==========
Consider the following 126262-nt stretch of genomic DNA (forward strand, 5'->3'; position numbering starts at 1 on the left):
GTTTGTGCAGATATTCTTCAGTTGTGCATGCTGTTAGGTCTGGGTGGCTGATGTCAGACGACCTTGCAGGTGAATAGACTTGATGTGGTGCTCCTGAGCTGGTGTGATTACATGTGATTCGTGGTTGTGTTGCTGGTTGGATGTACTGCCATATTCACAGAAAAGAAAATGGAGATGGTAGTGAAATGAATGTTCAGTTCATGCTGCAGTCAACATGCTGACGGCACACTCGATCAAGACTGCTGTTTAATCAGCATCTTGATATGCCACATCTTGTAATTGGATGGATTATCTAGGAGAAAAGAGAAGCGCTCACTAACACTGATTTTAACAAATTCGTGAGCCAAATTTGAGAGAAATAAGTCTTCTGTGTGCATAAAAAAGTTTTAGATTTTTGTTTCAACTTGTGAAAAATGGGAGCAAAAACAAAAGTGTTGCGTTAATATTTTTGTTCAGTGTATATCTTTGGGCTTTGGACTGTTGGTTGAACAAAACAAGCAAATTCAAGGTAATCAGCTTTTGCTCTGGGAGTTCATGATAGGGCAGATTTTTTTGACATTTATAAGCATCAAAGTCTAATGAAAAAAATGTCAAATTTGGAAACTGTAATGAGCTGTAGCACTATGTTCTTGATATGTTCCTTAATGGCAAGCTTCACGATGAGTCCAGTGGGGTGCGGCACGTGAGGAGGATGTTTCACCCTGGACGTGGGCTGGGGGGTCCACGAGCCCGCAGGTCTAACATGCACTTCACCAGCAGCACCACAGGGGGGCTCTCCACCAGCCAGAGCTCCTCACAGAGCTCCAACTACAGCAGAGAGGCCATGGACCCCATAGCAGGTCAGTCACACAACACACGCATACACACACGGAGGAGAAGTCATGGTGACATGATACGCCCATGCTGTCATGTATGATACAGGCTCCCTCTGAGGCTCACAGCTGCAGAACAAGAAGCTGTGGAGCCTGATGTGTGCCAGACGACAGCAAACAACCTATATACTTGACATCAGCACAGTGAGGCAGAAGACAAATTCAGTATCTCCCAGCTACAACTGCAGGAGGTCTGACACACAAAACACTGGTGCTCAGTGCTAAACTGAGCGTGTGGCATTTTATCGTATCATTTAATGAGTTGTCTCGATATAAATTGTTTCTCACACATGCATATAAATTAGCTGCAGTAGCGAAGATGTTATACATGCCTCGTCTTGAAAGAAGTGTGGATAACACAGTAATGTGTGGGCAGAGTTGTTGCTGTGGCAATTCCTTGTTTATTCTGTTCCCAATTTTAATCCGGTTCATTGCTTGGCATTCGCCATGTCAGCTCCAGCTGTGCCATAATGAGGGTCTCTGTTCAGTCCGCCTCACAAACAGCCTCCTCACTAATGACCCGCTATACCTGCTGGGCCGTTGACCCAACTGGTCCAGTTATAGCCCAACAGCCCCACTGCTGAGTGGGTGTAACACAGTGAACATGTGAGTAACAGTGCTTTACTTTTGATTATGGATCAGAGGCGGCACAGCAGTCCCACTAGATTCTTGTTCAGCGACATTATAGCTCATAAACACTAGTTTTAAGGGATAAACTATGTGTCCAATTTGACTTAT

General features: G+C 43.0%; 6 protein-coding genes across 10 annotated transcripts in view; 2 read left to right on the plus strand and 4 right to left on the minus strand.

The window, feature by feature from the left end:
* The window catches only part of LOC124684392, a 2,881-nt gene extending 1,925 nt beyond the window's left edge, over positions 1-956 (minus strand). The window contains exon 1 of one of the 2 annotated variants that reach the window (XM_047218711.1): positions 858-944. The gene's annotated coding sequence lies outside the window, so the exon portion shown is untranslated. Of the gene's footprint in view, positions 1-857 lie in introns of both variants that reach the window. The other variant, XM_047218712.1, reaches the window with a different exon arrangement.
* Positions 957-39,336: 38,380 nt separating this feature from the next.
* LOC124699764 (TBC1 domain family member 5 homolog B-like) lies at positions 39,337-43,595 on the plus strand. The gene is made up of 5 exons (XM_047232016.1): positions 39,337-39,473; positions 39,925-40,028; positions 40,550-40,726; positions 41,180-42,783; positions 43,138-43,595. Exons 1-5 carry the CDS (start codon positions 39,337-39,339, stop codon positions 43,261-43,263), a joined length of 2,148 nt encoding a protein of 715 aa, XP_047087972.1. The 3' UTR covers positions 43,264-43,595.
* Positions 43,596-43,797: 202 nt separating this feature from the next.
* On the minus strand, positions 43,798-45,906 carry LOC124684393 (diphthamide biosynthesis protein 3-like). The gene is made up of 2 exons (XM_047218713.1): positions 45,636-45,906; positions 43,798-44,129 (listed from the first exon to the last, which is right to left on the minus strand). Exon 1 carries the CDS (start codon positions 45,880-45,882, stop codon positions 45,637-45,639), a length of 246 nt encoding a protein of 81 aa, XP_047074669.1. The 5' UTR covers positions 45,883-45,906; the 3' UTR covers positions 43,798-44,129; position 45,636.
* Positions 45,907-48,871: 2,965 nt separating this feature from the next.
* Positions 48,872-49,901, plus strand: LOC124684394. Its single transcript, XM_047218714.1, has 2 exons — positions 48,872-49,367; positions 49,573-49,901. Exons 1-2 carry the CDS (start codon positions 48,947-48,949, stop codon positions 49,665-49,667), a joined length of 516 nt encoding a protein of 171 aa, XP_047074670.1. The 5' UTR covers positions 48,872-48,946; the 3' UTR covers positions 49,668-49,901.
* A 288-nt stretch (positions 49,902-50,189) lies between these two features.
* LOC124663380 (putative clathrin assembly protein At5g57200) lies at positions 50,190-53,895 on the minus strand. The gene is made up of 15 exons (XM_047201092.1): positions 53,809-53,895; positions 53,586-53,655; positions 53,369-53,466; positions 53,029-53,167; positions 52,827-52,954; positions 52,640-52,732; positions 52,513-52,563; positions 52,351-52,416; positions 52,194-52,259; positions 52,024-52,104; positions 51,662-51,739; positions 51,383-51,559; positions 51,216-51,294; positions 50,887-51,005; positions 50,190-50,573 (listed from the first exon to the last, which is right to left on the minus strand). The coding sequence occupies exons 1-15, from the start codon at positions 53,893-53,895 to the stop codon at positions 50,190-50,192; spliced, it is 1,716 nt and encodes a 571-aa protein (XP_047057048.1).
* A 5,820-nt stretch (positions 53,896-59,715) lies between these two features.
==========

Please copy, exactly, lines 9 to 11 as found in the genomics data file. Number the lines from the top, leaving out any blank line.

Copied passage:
* On the minus strand, positions 43,798-45,906 carry LOC124684393 (diphthamide biosynthesis protein 3-like). The gene is made up of 2 exons (XM_047218713.1): positions 45,636-45,906; positions 43,798-44,129 (listed from the first exon to the last, which is right to left on the minus strand). Exon 1 carries the CDS (start codon positions 45,880-45,882, stop codon positions 45,637-45,639), a length of 246 nt encoding a protein of 81 aa, XP_047074669.1. The 5' UTR covers positions 45,883-45,906; the 3' UTR covers positions 43,798-44,129; position 45,636.
* Positions 45,907-48,871: 2,965 nt separating this feature from the next.
* Positions 48,872-49,901, plus strand: LOC124684394. Its single transcript, XM_047218714.1, has 2 exons — positions 48,872-49,367; positions 49,573-49,901. Exons 1-2 carry the CDS (start codon positions 48,947-48,949, stop codon positions 49,665-49,667), a joined length of 516 nt encoding a protein of 171 aa, XP_047074670.1. The 5' UTR covers positions 48,872-48,946; the 3' UTR covers positions 49,668-49,901.